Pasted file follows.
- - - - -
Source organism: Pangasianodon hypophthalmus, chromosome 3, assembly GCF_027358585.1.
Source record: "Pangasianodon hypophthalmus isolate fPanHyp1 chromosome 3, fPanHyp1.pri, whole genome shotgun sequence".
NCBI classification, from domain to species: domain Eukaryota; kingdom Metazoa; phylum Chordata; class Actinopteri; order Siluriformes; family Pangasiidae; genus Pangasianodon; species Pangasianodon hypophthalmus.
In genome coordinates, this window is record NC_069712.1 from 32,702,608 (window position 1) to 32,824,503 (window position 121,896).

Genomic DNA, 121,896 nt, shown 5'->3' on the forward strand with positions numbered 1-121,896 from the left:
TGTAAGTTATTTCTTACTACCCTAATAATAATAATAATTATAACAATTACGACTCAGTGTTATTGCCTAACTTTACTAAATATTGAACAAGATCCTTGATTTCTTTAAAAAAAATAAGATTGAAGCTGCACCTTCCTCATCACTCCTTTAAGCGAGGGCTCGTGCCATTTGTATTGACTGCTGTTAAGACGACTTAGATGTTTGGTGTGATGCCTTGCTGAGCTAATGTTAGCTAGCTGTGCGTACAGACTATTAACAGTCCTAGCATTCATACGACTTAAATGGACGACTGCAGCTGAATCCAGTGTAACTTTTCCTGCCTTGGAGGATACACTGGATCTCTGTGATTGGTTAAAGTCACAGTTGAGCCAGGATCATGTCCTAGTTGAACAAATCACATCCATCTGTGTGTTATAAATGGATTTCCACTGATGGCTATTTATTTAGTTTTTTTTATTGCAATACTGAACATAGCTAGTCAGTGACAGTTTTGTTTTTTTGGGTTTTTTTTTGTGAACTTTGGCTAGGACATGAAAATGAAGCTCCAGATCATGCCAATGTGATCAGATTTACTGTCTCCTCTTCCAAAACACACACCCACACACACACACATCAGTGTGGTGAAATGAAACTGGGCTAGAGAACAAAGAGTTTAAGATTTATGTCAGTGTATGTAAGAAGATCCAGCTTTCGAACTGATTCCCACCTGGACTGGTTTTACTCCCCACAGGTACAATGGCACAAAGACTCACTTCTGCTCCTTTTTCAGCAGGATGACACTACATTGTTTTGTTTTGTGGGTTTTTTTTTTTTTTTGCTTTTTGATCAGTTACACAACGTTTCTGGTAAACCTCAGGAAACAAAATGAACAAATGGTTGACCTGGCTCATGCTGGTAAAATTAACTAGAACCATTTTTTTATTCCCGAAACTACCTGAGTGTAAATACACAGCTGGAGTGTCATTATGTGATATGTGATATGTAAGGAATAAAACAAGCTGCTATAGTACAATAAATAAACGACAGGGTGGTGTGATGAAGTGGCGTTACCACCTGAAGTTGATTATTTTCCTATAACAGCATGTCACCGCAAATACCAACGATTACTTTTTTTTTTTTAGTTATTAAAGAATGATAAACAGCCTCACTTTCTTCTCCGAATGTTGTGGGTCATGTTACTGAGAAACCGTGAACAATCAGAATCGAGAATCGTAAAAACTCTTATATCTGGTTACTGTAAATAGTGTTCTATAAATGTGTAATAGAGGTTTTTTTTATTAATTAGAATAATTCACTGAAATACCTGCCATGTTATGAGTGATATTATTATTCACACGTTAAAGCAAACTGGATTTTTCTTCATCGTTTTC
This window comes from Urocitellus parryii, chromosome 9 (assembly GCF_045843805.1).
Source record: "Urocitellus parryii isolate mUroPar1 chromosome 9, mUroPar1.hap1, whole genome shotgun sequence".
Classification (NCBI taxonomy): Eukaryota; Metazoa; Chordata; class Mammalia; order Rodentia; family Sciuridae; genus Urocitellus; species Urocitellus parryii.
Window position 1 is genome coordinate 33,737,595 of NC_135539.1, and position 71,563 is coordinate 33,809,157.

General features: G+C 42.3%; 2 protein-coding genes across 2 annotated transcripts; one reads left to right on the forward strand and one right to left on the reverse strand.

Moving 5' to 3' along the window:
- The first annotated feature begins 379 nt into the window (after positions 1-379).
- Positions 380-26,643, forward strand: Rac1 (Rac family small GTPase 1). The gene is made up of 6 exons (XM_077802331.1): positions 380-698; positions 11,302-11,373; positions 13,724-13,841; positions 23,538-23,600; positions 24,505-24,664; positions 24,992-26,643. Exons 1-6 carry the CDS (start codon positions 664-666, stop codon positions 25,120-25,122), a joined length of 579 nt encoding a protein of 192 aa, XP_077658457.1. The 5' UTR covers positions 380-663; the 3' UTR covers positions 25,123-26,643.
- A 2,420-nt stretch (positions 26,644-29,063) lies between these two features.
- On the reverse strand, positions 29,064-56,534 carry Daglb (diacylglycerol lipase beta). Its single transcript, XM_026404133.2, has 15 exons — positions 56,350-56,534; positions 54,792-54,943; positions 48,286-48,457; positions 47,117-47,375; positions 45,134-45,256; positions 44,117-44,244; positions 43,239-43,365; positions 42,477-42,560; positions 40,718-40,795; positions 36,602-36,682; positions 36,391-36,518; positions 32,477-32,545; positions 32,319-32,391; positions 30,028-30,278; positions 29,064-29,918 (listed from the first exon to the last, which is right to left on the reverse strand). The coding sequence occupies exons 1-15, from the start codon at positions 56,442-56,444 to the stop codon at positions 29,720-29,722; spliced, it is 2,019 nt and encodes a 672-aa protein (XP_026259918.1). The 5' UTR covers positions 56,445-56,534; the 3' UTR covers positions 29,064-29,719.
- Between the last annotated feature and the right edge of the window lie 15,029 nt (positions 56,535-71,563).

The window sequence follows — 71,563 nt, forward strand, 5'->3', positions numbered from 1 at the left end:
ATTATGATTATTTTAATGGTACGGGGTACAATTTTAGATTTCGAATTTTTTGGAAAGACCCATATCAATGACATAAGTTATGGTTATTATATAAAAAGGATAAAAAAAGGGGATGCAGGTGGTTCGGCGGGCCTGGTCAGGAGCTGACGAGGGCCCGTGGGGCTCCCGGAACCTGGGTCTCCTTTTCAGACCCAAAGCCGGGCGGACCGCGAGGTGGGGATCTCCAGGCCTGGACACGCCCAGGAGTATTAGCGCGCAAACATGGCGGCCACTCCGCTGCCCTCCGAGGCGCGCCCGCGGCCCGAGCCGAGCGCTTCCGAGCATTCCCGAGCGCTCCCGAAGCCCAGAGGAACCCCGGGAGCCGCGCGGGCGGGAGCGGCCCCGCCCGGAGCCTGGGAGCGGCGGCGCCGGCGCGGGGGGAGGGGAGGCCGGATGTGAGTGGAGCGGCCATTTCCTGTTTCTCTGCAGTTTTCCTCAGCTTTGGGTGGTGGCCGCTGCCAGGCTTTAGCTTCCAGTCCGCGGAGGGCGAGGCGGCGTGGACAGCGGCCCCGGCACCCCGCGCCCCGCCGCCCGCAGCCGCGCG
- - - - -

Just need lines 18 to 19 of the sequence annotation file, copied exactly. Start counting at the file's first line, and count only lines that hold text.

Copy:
The window sequence follows — 71,563 nt, forward strand, 5'->3', positions numbered from 1 at the left end:
ATTATGATTATTTTAATGGTACGGGGTACAATTTTAGATTTCGAATTTTTTGGAAAGACCCATATCAATGACATAAGTTATGGTTATTATATAAAAAGGATAAAAAAAGGGGATGCAGGTGGTTCGGCGGGCCTGGTCAGGAGCTGACGAGGGCCCGTGGGGCTCCCGGAACCTGGGTCTCCTTTTCAGACCCAAAGCCGGGCGGACCGCGAGGTGGGGATCTCCAGGCCTGGACACGCCCAGGAGTATTAGCGCGCAAACATGGCGGCCACTCCGCTGCCCTCCGAGGCGCGCCCGCGGCCCGAGCCGAGCGCTTCCGAGCATTCCCGAGCGCTCCCGAAGCCCAGAGGAACCCCGGGAGCCGCGCGGGCGGGAGCGGCCCCGCCCGGAGCCTGGGAGCGGCGGCGCCGGCGCGGGGGGAGGGGAGGCCGGATGTGAGTGGAGCGGCCATTTCCTGTTTCTCTGCAGTTTTCCTCAGCTTTGGGTGGTGGCCGCTGCCAGGCTTTAGCTTCCAGTCCGCGGAGGGCGAGGCGGCGTGGACAGCGGCCCCGGCACCCCGCGCCCCGCCGCCCGCAGCCGCGCG